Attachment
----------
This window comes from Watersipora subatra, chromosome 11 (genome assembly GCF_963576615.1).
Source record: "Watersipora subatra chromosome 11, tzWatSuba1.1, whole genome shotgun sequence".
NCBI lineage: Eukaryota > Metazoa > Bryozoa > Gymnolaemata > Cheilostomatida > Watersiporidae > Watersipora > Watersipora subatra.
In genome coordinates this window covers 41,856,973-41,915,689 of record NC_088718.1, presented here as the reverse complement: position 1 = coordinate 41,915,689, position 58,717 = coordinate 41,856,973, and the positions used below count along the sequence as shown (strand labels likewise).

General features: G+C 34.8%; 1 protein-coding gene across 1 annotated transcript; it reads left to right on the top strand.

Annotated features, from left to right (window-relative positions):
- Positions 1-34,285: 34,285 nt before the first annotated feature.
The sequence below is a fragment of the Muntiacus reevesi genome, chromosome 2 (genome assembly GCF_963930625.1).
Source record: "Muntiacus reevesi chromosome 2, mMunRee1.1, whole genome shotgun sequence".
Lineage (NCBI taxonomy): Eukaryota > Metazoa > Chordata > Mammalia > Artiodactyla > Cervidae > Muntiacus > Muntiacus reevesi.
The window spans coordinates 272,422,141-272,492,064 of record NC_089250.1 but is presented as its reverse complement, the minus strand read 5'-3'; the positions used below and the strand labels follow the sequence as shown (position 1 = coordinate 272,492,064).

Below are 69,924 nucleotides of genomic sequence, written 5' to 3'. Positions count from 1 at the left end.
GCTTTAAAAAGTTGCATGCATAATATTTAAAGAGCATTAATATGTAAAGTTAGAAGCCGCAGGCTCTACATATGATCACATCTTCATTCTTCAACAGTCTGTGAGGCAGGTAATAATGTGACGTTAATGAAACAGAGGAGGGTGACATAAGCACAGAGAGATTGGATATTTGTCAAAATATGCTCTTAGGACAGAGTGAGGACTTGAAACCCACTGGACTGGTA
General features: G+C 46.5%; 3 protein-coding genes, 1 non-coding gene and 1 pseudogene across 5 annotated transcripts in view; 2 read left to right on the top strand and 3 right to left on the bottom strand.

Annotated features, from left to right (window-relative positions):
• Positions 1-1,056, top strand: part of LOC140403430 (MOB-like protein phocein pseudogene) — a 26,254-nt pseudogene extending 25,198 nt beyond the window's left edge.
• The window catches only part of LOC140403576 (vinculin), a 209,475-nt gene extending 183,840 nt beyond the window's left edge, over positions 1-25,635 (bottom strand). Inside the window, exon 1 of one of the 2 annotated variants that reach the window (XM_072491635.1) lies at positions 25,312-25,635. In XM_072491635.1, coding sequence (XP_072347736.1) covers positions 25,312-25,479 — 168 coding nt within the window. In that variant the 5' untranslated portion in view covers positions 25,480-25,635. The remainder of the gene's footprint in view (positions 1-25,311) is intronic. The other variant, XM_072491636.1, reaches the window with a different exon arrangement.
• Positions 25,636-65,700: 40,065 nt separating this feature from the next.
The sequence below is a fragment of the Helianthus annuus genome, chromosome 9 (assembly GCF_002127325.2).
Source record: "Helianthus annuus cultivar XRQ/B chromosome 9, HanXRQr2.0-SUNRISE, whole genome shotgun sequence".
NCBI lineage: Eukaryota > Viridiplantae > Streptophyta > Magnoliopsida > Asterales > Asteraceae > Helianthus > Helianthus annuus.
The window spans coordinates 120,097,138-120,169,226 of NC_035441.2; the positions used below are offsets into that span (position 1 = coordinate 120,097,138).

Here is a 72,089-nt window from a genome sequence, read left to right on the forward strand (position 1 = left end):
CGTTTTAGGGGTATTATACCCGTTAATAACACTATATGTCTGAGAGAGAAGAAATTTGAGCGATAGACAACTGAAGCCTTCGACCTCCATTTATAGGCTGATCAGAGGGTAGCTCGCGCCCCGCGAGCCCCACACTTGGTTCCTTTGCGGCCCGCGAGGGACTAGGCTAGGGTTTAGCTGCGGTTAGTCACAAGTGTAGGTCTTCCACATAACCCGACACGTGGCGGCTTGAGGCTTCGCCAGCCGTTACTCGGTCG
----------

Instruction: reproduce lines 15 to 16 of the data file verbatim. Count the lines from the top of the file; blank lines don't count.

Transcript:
Annotated features, from left to right (window-relative positions):
• Positions 1-1,056, top strand: part of LOC140403430 (MOB-like protein phocein pseudogene) — a 26,254-nt pseudogene extending 25,198 nt beyond the window's left edge.